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  • Print publication year: 2014
  • Online publication date: March 2014

7 - Plasmonic biosensing devices and systems

Summary

To detect an analyte, surface plasmons whose characteristics are sensitive to the refractive-index variations close to the sensor's surface are excited and measured. Binding of the target analyte onto the sensor's surface will cause changes in refractive index and hence in the measured plasmonic characteristics. Depending on what type of surface plasmon is excited (e.g. surface plasmon polariton (SPP), Fano resonance), which plasmonic characteristic is measured/modulated (e.g. resonance wavelength, transmitted light intensity), and in what manner the bio-functionalization (i.e. binding of the target analyte) is performed, there are many different configurations for plasmonic biosensors, which will be reviewed in this chapter. The ultimate goal is to increase the sensor's sensitivity and the figure of merit. To achieve this goal, one must first understand the physics of the resonances, and then implement a smart structural design. In this chapter, two design methods will be introduced: an N-layer model and a finite-element-method (FEM) model, which are further elaborated by presentation of three biosensor design examples.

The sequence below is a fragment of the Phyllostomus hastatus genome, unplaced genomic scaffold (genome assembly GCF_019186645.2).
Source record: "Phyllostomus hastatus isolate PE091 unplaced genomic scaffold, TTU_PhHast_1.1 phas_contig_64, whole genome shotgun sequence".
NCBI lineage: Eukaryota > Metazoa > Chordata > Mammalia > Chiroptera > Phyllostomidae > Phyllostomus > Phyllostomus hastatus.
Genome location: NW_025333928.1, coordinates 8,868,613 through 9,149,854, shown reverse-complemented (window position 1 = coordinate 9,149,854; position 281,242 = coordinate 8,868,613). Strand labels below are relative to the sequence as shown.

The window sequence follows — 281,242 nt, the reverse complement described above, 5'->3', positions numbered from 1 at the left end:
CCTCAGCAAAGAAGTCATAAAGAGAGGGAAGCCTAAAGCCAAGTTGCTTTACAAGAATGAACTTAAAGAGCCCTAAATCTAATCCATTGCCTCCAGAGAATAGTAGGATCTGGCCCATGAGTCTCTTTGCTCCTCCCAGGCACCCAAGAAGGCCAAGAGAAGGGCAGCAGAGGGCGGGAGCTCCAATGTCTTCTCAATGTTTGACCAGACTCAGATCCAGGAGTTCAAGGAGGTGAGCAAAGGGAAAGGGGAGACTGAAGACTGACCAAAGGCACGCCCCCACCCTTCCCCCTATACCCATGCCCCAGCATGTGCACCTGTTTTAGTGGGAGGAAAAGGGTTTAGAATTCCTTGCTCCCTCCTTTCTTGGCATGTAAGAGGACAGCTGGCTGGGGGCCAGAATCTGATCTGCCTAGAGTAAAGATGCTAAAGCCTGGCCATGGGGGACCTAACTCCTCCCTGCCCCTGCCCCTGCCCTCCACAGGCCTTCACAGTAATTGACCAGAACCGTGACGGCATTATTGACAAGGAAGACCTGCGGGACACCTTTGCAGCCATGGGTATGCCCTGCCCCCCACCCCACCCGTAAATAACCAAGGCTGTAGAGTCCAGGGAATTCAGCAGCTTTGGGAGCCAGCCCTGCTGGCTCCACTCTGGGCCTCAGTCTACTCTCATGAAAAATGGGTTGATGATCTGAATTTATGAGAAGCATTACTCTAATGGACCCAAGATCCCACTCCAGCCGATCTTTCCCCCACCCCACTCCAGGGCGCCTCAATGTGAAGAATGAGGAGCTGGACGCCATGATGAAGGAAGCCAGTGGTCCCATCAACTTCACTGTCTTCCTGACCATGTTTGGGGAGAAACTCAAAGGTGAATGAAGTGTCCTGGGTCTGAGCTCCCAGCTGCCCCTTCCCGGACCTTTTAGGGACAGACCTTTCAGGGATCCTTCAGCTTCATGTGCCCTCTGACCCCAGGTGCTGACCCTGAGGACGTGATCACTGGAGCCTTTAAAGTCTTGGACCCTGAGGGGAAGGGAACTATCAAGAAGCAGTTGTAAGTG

Introduction

A biosensor is a device for detecting an analyte, which typically combines a biological component with a physiochemical detector. For instance, a blood-glucose biosensor uses the enzyme glucose oxidase to break blood glucose down. In doing so it first oxidizes glucose and uses two electrons to reduce the FAD (a component of the enzyme) to FADH2. Then the FADH2 is oxidized by accepting two electrons from the electrode.

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